Thursday, November 20, 2014

Running a Linux Desktop Does Not Equal Security Part 2

November 11, 2014 update:
Part 3 is available.

Yesterday I posted Running a Linux Desktop Does Not Equal Security ending under a heading of Even a Less-Popular Desktop, on a Less-Popular OS, Does Not Equal Security. I claimed that the sweet spot of combining a technologically advanced Linux desktop with the very real security advantage of obscurity is now over.

This has much to do with your expectations of who your attacker might be. In other words, your security model. I hope that your model is evolving as rapidly as the threat, but there is much evidence, (the failure of various compliance regimes, such as PCI comes to mind) that in general terms, security models suffer from significant lag.

For instance, if you are reading this post, you are likely being targeted by the NSA. I almost certainly am. While I find this beyond annoying as hell, that doesn't matter in this context. What matters more is NSA are past masters at traffic analysis, and are known to target systems administrators, anyone connected with crypto, and even readers of Linux Journal. That probably covers the vast majority of my audience, if “vast” is an appropriate term for a subset of very small set. A sliver of a sliver, if you will.

The thing is, NSA has the capability, and are known to exercise it. So, I have to classify an agency of my own government as an adversary. Insert Grrrr, howls of FUBAR, etc., but that is not the point here. At least these Bad Guys are Our Bad Guys. The United States is not the only nation-state in the world, and the resources that nearly any nation-state can bring to bear are huge. Even tiny hermit-kingdoms such as North Korea can field significant resources, and may have significant reasons, such as a lack of foreign currency, to do so.

It gets worse when you consider that organized crime is now building secure commercial exchanges, offering support for crimeware such as banking trojans, etc.

The resources available to adversaries have now become large enough that state-, quasi-state, and non-state threat actors can target even tiny slivers if they judge, for reasons that seem good to them, that there is a benefit. A successful attack, even if launched through a flawed rationale, is still a successful attack. Obscurity has lost some value. How much depends, again, on your security model.

Back to KDE on Linux

That is quite enough (probably to much) background. No commentary on overall Linux security, though this could certainly serve as an example of more widespread problems. That would be a whole other flight of posts. Let's get specific to KDE on Linux.

A few days ago, a problem with KDE Workspace surfaced. The relevant bits of
are (tpyos and all):

An application can gain root priveledges from an admin user with either misleading information or no interaction.

On some systems the user will be shown a prompt to change the time. However, if the system has policykit-desktop-privileges installed, the datetime helper will be invoked by an admin user without any prompts.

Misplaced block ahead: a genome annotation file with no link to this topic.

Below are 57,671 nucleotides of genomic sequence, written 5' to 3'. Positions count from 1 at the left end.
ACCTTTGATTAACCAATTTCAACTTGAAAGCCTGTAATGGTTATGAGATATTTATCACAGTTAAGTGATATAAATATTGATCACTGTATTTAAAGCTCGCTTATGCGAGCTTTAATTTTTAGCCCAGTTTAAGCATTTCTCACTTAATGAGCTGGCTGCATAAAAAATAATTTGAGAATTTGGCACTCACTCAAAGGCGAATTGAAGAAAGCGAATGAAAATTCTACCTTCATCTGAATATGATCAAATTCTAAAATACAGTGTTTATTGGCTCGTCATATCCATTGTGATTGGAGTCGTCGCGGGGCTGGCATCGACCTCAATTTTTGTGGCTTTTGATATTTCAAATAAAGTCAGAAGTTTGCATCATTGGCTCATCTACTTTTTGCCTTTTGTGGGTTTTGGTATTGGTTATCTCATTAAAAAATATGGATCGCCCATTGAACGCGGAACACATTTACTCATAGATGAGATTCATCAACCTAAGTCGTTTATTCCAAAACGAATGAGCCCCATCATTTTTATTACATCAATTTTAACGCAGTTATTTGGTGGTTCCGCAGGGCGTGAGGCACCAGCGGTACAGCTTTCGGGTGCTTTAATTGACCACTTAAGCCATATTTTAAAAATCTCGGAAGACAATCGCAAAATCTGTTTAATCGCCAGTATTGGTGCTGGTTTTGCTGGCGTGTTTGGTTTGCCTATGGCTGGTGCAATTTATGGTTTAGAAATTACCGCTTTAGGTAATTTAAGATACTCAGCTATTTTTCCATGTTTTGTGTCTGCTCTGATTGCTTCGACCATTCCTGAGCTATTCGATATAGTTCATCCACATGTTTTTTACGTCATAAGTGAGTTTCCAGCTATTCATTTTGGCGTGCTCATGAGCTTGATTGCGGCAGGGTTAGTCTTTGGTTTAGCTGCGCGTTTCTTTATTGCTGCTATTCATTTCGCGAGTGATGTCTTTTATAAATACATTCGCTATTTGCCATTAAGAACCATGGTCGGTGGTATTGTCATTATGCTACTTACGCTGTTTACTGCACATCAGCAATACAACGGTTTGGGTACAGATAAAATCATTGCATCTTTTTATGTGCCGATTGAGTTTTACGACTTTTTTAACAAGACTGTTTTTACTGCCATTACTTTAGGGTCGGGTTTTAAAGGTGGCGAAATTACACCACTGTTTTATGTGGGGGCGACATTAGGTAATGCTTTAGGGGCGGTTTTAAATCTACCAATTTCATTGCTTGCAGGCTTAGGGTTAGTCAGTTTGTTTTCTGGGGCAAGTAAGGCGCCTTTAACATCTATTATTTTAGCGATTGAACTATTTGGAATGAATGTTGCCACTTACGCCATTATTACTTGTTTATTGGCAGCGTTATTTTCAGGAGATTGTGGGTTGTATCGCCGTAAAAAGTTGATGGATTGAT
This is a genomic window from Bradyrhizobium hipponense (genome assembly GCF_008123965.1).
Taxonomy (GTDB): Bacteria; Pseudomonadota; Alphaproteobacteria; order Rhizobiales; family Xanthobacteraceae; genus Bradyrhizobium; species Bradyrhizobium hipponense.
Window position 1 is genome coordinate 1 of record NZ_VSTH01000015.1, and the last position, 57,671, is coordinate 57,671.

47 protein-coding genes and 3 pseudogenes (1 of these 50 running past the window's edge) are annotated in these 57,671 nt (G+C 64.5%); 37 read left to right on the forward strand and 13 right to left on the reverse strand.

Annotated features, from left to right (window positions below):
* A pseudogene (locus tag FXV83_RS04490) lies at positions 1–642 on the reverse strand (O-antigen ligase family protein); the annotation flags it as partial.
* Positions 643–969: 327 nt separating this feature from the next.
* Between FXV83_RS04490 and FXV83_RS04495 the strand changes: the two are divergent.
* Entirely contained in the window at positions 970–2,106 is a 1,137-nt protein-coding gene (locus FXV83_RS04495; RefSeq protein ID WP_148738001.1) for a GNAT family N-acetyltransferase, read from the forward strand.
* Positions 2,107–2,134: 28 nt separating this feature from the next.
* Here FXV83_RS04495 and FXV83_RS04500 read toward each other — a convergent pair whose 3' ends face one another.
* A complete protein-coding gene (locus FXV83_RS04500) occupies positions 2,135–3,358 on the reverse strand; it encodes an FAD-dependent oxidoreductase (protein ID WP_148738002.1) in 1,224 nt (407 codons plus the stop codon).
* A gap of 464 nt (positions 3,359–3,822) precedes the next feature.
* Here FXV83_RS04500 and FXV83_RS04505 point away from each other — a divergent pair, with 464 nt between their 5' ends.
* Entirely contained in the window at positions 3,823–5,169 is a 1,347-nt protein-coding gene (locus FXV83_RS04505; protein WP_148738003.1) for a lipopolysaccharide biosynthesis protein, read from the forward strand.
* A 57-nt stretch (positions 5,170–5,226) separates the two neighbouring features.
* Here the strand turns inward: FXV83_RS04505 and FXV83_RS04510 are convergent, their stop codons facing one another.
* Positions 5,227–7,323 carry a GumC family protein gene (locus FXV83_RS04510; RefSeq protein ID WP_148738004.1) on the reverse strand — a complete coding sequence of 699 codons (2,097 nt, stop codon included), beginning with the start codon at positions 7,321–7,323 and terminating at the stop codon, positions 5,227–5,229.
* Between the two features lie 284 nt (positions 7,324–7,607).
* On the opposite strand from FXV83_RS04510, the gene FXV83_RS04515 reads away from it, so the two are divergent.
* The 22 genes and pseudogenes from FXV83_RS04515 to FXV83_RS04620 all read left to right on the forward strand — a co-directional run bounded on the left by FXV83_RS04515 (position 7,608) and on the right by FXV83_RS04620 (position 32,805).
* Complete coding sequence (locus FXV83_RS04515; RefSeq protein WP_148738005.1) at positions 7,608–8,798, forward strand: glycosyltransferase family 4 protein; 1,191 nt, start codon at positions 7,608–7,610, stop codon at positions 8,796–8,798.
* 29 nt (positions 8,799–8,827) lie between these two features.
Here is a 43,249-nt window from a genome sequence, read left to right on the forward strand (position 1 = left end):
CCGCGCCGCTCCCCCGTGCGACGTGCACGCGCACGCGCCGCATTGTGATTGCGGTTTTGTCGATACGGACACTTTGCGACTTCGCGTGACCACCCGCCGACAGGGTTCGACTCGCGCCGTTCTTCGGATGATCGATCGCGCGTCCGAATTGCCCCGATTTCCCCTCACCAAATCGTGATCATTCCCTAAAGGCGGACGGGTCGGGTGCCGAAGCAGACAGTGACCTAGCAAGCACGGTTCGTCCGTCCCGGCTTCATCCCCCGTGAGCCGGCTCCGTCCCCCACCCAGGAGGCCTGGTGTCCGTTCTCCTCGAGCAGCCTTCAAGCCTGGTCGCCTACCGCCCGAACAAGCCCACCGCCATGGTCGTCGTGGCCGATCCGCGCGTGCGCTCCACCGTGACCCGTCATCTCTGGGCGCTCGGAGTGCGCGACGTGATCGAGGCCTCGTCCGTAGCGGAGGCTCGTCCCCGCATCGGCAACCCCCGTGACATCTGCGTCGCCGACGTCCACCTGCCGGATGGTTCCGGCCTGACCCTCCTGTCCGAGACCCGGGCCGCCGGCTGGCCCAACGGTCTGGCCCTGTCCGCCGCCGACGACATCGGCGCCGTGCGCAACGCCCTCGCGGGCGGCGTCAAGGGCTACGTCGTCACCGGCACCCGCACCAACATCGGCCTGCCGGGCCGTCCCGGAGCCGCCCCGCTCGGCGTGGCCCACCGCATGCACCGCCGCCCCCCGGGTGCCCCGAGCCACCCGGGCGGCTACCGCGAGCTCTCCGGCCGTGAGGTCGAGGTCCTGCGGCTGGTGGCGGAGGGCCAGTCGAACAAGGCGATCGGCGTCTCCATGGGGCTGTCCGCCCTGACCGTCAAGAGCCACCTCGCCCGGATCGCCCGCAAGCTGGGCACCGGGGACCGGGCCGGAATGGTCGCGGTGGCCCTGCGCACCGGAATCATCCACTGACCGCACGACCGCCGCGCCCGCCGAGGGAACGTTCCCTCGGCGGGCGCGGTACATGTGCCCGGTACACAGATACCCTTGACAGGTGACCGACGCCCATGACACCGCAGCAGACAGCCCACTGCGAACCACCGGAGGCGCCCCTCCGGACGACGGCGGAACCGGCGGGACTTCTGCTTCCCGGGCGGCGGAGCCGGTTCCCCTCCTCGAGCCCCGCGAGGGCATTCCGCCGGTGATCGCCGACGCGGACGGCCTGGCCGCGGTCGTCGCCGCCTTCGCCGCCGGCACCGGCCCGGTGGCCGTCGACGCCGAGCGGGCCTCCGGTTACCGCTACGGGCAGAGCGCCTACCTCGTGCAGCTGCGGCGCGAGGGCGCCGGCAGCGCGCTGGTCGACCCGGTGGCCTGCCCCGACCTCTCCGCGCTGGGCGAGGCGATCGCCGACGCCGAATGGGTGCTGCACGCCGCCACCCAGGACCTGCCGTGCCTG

This is a code-injection attack, leading to privilege escalation., and KDE rated the risk as medium (whatever that means). I have several problems with this.

Some might think that this attack seems local, as opposed to something that can happen over the wire, hence not important on a laptop or workstation. The problem with that line of thought is that modern attacks are chained. The compromise of an unprivileged user account can be devastating, given how much sensitive information might be immediately compromised, and the historic difficulty of knowing the amount and sensitivity level of compromised data.

The trend is overwhelmingly compromise of user accounts via the Web browser, commonly the atrocity that is nearly any Adobe product that will run on Linux, Java plugins, etc. All the usual suspects, one of which gave me a foothold, albeit as 'only' your unprivileged user account. Because you weren't browsing the Web as root, because that would be supremely stupid.

Look at the above quote again, and consider the subtleties of prompting. As an attacker, who now has your privileges, I can to write into your KDE configuration files. I can now change the settings of your desktop clock to display time in something other than your local time zone. In short order, you will likely notice and be annoyed by this, and reset the time. Your system is now pwned, and I did not need to raise any sort of prompting dialog box, which might arouse suspicion. I only had to wait for you to prompt yourself, and contrary to the KDE alert, policykit-desktop-privileges was not required.

As a malicious root user, I will now be much harder to even detect. I'm in your kernel, or writing to flashable memory on your network card, or whatever. Eradicating me from your network might involve feeding the system into a shredder. And yes, you can shred entire systems these days. It's an expensive but available service. Desperate times, and all that.

Sadly, I Am Not Done Yet

Once again, this post has gone on for too long, other things need doing, and I haven't even touched on what might be done about the problem. I am going to have to do a Part 3, and yes, I suck as a blogger. Sorry about that. I am trying to suck less, if only because now I will have to edit the entire flight of posts on this topic to include links to updates and/or previous posts. Lack of expertise always carries a penalty.

November 11, 2014 update:
Part 3 is available.

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